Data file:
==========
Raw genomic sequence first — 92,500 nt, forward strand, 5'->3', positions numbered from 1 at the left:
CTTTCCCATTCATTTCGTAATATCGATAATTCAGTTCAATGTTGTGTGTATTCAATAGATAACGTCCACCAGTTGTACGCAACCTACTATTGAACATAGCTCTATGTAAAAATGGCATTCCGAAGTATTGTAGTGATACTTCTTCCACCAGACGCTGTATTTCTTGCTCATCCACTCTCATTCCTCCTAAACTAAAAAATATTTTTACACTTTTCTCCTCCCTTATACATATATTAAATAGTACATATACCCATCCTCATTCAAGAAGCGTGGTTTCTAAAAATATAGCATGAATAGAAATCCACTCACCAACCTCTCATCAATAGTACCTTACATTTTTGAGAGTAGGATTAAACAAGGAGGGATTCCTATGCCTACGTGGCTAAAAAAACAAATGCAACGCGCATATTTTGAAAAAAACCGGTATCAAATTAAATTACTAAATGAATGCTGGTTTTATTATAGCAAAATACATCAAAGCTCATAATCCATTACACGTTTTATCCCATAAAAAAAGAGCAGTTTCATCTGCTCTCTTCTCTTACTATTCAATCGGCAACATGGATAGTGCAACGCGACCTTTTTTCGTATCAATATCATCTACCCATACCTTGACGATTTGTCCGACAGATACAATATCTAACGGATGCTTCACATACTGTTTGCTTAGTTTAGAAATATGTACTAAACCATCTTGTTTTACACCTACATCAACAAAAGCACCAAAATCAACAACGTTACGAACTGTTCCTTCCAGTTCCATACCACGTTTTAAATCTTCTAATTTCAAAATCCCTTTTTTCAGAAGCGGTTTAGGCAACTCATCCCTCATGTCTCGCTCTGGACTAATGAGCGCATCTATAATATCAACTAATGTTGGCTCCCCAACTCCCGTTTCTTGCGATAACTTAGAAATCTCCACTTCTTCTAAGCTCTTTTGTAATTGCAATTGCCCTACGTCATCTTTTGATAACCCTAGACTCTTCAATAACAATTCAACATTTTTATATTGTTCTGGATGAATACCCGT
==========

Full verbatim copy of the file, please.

Raw genomic sequence first — 92,500 nt, forward strand, 5'->3', positions numbered from 1 at the left:
CTTTCCCATTCATTTCGTAATATCGATAATTCAGTTCAATGTTGTGTGTATTCAATAGATAACGTCCACCAGTTGTACGCAACCTACTATTGAACATAGCTCTATGTAAAAATGGCATTCCGAAGTATTGTAGTGATACTTCTTCCACCAGACGCTGTATTTCTTGCTCATCCACTCTCATTCCTCCTAAACTAAAAAATATTTTTACACTTTTCTCCTCCCTTATACATATATTAAATAGTACATATACCCATCCTCATTCAAGAAGCGTGGTTTCTAAAAATATAGCATGAATAGAAATCCACTCACCAACCTCTCATCAATAGTACCTTACATTTTTGAGAGTAGGATTAAACAAGGAGGGATTCCTATGCCTACGTGGCTAAAAAAACAAATGCAACGCGCATATTTTGAAAAAAACCGGTATCAAATTAAATTACTAAATGAATGCTGGTTTTATTATAGCAAAATACATCAAAGCTCATAATCCATTACACGTTTTATCCCATAAAAAAAGAGCAGTTTCATCTGCTCTCTTCTCTTACTATTCAATCGGCAACATGGATAGTGCAACGCGACCTTTTTTCGTATCAATATCATCTACCCATACCTTGACGATTTGTCCGACAGATACAATATCTAACGGATGCTTCACATACTGTTTGCTTAGTTTAGAAATATGTACTAAACCATCTTGTTTTACACCTACATCAACAAAAGCACCAAAATCAACAACGTTACGAACTGTTCCTTCCAGTTCCATACCACGTTTTAAATCTTCTAATTTCAAAATCCCTTTTTTCAGAAGCGGTTTAGGCAACTCATCCCTCATGTCTCGCTCTGGACTAATGAGCGCATCTATAATATCAACTAATGTTGGCTCCCCAACTCCCGTTTCTTGCGATAACTTAGAAATCTCCACTTCTTCTAAGCTCTTTTGTAATTGCAATTGCCCTACGTCATCTTTTGATAACCCTAGACTCTTCAATAACAATTCAACATTTTTATATTGTTCTGGATGAATACCCGT